Share Royal Roads Online

Transparent, Accommodative, and Collaborative Leadership is Essential for Sexual Reproductive Health Rights Programs

December 10, 2020
Mary Mandy
Nigerian woman making a basket

Photo by Nnaemeka Ugochukwu on Unsplash

MA Global Leadership student, Mary Mandy, shares highlights from her Capstone project

Deep in the quiet night, my thoughts raced back and forth to the baby who became an orphan upon his arrival in this world. The mother had carried out a self-delivery. Why? She had no money to pay bills for professional services in a health facility. Then I hear the women's rusty voices telling me their struggles when trying to enjoy their sexual and reproductive rights (SRHRs) in Cross River State, Nigeria.

The women casually explain their struggles against dangerous cultural practices such as female genital mutilation (FGM), and money wife (a parent will offer a female child to his creditor as bride). I hear them say, "When it comes to the battle for women's bodies, both Muslims and the Christians come together to assert that women's bodies belong to men". Apart from the prevailing cultural norms and religious beliefs, inadequate or lack of access to sexual and reproductive health services has contributed to high maternal and neo-natal mortality rates; maternal mortality rate of 512/100, 000 live births, neonatal mortality of 39 /1000 live births (Igho, 2020). The crisis is compounded further by the ineptness and negative attitudes among what passes for skilled health workers. The restrictive abortion law has forced women to resort to illegal, unsafe abortion practices to eliminate unwanted pregnancies.

Nigeria has signed various international and domestic documents aimed at promoting SRHRs (Aghoja, 2013; Laukkanen and Garba, 2017; Afulukwe-Eruchalu, 2017). The government, however seemed not committed to the promotion of SRHRs (The Nigerian Voice, 2019). In line with the findings of UN spotlight initiative Nigeria (2018), civil society organizations addressing SRHRs issues in Cross River State, have operated in isolation without networking and their initiatives have been mostly politicized and commercialized. The lack of linkages and synergies has limited their ability to deliver SRHRs services. SRHRs are central to delivering the 2030 Agenda for Sustainable Development Goals, in particular SDGs 3,4 and 5.

To embark on the capstone project to study this issue that impacts women in Nigeria and around the globe in the Global Leadership Program, I chose a participatory methodology to deepen the understanding of SRHRs and the challenges in Cross River State in local, social, institutional, and political contexts. Respect for local knowledge and experience is key in the efforts to design effective interventions to promote SRHRs and spur knowledge production.

Key lessons from the findings:

  • Adopting a systems’ thinking approach when promoting SRHRs to eliminate the socio-economic and legal barriers to accessing SRHRs is needed. Recognizing Indigenous people such as the traditional birth attendants as leaders, change-makers and Indigenous knowledge and practices is critical (Savingy & Taghreed, 2009).
  • There is a need for universal health insurance funded with domestically mobilized resources i.e. through mandatory taxation contributions. The delivery of SRHRs services in the CRS lacks universality and permanence because the development partners have limited capability. Inadequate attention to intersectionality while addressing SRHRs in CRS will lead to higher program and policy costs, ineffective social and health policies, high mortality rates and low SRHRs indicators (Gopaldas, 2013).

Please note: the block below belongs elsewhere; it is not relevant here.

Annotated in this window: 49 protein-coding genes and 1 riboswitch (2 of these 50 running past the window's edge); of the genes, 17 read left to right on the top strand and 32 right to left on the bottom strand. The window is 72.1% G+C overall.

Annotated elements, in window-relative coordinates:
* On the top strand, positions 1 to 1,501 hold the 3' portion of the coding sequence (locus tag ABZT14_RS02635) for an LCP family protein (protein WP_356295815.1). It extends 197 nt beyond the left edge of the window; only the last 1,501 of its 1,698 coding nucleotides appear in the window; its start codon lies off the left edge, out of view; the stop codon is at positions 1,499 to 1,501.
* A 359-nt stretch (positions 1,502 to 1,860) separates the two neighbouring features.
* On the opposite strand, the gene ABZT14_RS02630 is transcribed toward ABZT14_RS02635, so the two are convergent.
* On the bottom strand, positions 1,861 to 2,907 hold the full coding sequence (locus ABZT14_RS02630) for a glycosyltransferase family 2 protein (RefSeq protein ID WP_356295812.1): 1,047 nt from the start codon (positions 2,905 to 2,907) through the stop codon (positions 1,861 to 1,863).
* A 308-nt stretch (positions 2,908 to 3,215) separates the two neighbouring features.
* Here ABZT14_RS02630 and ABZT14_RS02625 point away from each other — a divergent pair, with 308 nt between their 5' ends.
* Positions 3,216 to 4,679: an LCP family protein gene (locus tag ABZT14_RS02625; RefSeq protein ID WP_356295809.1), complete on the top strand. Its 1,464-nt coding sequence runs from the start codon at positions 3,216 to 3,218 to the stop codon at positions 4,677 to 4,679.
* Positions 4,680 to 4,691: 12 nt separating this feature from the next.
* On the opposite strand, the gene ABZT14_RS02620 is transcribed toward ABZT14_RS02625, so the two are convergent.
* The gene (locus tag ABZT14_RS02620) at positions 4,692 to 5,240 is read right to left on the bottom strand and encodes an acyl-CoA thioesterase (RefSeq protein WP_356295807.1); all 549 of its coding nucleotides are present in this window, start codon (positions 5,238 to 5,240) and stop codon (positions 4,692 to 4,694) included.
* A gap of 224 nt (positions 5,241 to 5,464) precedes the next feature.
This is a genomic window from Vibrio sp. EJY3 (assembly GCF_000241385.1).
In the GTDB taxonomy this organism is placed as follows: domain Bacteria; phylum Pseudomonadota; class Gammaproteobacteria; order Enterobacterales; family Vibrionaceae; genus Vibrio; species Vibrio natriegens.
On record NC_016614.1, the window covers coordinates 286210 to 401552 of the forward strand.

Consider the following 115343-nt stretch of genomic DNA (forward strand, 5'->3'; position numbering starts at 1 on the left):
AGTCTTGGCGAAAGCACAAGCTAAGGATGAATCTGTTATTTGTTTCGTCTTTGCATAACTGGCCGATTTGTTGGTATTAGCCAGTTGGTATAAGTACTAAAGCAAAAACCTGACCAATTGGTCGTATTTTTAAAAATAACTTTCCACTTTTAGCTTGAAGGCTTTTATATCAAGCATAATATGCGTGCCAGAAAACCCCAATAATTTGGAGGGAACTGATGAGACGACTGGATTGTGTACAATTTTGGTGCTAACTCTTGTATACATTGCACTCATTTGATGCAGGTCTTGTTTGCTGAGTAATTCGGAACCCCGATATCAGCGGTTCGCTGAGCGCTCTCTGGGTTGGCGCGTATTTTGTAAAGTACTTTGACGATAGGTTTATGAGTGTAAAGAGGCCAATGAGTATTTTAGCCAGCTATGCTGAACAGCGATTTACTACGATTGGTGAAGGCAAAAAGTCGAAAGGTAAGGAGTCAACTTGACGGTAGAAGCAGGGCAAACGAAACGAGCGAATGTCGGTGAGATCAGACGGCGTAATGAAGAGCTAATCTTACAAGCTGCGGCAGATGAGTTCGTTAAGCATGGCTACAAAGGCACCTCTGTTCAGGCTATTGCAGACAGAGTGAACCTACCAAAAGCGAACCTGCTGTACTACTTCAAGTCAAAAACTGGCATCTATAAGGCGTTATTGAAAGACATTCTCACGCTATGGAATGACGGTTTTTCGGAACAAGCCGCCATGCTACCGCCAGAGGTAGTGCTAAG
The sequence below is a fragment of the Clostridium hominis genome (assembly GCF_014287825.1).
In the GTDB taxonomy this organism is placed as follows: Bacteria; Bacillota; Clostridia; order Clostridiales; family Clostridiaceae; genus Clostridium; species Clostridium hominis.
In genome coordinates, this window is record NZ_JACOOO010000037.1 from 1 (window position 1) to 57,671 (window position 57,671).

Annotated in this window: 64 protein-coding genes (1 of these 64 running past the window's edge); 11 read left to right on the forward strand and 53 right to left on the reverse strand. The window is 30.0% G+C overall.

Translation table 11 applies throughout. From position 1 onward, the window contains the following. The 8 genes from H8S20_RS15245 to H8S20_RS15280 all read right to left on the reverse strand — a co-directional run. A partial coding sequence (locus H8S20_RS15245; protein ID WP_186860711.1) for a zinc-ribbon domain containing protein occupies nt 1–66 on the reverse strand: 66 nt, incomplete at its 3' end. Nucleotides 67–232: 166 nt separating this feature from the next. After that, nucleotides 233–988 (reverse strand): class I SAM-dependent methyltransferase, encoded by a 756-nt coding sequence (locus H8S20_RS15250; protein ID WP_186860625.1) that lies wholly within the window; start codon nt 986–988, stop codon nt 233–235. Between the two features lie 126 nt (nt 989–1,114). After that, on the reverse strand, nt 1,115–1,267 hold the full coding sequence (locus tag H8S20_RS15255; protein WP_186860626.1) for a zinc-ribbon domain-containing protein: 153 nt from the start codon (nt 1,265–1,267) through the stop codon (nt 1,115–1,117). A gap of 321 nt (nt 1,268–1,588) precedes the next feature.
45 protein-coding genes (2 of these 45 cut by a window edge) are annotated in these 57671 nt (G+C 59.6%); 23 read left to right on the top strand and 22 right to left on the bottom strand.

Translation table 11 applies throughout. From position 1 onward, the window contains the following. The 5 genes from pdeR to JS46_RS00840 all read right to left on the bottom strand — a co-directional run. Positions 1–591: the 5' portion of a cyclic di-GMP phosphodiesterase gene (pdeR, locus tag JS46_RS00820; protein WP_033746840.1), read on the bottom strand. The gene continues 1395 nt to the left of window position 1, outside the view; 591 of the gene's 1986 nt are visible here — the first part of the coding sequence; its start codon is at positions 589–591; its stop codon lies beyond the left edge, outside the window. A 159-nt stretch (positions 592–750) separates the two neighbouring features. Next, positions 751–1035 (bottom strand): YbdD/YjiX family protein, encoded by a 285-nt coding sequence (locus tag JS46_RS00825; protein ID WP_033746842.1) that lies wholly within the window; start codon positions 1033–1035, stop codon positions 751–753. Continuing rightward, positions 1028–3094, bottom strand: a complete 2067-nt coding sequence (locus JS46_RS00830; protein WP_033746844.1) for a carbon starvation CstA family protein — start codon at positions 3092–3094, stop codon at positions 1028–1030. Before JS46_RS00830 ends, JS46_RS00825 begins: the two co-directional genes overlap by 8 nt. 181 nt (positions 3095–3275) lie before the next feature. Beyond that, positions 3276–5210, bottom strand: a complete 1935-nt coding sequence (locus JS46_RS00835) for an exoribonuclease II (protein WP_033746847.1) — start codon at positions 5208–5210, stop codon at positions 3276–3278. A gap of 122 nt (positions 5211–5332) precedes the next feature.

• Transparent, accommodative, and collaborative leadership is essential today for the success of SRHRs programs. Adopting electronic applications could serve to improve accountability, client monitoring and support, and increase client referrals. In addition, the application could increase access to SRHRs information, improve data collection, and storage, and stakeholder’s coordination in CRS.

The findings of this project have emphasized the inadequacies experienced in the enjoyment of SRHRs in many parts of the globe. I suggest that subsequent research explores transparent, accommodative, and collaborative leadership as a strategy to address our SRHRs global challenge.


  1.  Afulukwe-Eruchalu, O. (2017). Accountability for maternal healthcare services in nigeria. International Journal of Gynecology & Obstetrics, 137(2), 220–226.
  2. Aghoja, L. (2014). Sexual and reproductive health: Concepts and current status among Nigerians. African Journal of Medical and Health Sciences 12 (2) :101. file:///C:/Users/hmans/Downloads/Article42_SRH_AfrJMedHealthSci_2013_12_2_101_1349061%20(1).pdf
  3. Aniekwu, N.I. (2006). Gendering sexuality: Human rights issues in reproductive and sexual health. African Regional Sexuality Resource Centre.
  4. De Savigny, D., Adam, T., Alliance for Health Policy and Systems Research, & World Health Organization. (2009). Systems thinking for health systems strengthening (Ser. Alliance flagship report series). Alliance for Health Policy and Systems Research.
  5. Gopaldas, A. (2013). Intersectionality 101. Journal of Public Policy & Marketing, 32.
  6. Hathcoat J.D., Meixner C., Nicholas M.C. (2018). Ontology and Epistemology. In: Liamputtong P. (eds) Handbook of Research Methods in Health Social Sciences. Springer, Singapore.
  7. Igho, O. (2020).  SDGs: Tackling Infant and Maternal Deaths in Nigeria.
  8.  Laukkanen, S., & Garba, A.M. (2017). Sexual and Reproductive Rights, Nigeria. Geneva Foundation for Medical Education and Research.
  9. The Nigerian Voice. (2019). Nigeria’s restrictive laws and women’s sexual reproductive rights.